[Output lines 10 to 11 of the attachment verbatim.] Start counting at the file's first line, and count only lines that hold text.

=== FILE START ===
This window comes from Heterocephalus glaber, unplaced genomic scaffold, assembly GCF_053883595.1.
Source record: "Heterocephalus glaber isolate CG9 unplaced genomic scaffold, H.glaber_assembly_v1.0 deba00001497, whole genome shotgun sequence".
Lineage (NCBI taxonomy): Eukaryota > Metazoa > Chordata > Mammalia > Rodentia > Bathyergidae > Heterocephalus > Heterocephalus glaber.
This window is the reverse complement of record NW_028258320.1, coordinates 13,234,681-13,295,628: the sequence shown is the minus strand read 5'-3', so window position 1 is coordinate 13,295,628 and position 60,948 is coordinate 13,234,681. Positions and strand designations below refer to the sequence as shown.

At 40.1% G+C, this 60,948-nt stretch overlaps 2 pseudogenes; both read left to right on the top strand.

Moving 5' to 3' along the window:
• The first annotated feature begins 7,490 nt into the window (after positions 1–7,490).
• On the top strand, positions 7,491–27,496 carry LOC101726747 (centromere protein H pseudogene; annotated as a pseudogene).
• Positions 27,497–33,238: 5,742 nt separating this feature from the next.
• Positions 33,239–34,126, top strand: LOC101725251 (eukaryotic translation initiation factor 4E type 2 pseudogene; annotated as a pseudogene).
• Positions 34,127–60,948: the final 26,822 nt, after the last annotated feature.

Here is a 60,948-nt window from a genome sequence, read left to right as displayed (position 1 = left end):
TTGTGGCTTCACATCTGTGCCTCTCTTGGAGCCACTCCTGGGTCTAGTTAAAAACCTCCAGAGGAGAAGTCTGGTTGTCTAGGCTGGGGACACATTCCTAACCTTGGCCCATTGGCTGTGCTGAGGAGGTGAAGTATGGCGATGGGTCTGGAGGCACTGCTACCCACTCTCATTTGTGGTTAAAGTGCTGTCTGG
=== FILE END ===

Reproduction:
• Positions 33,239–34,126, top strand: LOC101725251 (eukaryotic translation initiation factor 4E type 2 pseudogene; annotated as a pseudogene).
• Positions 34,127–60,948: the final 26,822 nt, after the last annotated feature.